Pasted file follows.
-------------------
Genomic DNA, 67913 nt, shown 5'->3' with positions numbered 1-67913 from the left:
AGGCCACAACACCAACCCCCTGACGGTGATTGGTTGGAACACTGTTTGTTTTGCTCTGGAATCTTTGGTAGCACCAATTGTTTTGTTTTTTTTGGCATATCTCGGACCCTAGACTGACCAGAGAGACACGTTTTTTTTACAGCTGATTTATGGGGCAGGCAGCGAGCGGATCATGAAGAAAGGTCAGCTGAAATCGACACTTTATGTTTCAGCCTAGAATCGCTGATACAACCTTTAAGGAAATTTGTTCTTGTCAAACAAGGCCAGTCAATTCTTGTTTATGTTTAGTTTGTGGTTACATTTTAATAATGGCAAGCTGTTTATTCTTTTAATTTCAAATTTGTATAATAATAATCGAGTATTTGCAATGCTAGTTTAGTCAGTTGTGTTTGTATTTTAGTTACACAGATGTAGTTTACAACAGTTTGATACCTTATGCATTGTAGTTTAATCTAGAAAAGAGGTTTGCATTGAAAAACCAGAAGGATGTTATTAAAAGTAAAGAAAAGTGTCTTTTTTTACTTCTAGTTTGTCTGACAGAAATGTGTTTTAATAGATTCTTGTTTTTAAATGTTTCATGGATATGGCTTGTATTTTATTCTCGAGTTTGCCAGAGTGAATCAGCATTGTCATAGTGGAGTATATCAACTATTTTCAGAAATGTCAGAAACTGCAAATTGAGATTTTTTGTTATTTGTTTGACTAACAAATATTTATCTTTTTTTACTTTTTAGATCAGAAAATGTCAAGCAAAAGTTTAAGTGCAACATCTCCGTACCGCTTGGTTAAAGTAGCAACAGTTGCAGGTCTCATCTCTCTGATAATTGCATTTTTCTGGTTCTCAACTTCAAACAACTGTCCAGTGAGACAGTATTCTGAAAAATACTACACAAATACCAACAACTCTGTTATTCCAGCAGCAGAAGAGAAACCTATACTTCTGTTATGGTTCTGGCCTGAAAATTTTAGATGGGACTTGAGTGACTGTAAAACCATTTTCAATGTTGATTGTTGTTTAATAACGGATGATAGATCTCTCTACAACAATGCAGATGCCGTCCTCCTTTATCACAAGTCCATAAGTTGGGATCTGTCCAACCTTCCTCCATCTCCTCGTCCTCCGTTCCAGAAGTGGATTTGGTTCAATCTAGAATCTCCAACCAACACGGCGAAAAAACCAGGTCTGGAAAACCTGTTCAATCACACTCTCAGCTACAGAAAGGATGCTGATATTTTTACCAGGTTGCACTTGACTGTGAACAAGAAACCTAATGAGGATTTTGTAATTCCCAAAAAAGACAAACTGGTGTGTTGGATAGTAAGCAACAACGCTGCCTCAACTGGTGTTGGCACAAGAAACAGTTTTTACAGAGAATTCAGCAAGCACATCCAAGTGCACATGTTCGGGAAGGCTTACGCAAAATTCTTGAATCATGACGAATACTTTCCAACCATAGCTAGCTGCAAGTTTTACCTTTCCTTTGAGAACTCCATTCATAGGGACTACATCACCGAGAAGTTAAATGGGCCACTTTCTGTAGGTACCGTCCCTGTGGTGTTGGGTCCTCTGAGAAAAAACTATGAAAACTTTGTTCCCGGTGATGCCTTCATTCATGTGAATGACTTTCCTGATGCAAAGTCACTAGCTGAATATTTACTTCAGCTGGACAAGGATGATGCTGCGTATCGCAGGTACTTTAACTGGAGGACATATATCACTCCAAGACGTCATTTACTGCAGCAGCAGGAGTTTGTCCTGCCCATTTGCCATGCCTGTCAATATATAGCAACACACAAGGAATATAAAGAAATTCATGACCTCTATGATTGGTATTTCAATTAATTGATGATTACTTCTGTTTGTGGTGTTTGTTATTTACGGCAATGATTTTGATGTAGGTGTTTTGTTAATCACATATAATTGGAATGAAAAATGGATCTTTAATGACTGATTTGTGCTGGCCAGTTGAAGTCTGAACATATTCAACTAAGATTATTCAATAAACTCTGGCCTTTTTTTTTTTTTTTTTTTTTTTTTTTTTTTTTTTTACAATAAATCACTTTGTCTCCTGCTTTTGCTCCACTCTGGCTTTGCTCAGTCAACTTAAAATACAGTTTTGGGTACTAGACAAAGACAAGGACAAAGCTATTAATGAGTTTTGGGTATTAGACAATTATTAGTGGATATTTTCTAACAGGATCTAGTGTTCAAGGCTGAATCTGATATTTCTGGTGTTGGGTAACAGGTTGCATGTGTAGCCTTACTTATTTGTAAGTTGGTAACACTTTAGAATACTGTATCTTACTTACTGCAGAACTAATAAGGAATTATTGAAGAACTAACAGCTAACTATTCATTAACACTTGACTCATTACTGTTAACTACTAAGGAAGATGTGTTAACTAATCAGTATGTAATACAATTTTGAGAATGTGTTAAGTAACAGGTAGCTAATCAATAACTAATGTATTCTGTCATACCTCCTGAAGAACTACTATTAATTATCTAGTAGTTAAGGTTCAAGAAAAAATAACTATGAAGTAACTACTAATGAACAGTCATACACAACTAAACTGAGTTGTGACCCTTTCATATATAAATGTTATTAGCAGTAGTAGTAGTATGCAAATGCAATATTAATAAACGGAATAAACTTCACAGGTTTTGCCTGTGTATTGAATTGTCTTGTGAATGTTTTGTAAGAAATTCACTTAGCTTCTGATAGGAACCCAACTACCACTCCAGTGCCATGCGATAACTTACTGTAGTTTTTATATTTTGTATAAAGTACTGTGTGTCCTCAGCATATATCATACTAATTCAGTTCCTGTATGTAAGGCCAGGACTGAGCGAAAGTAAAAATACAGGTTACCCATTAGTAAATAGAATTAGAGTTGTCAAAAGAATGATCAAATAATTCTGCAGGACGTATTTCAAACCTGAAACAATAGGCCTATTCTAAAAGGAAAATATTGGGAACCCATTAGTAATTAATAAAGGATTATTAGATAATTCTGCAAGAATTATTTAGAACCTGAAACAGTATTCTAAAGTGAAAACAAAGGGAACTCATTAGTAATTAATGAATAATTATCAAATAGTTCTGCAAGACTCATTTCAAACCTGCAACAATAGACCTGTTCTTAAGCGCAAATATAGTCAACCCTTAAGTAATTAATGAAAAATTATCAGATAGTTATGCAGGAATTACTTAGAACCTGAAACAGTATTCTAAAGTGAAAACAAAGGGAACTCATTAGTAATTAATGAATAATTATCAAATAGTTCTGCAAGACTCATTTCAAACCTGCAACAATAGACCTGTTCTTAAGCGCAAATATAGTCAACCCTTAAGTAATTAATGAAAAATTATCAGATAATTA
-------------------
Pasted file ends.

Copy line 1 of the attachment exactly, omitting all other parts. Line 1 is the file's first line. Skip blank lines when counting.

Genomic DNA, 67913 nt, shown 5'->3' with positions numbered 1-67913 from the left: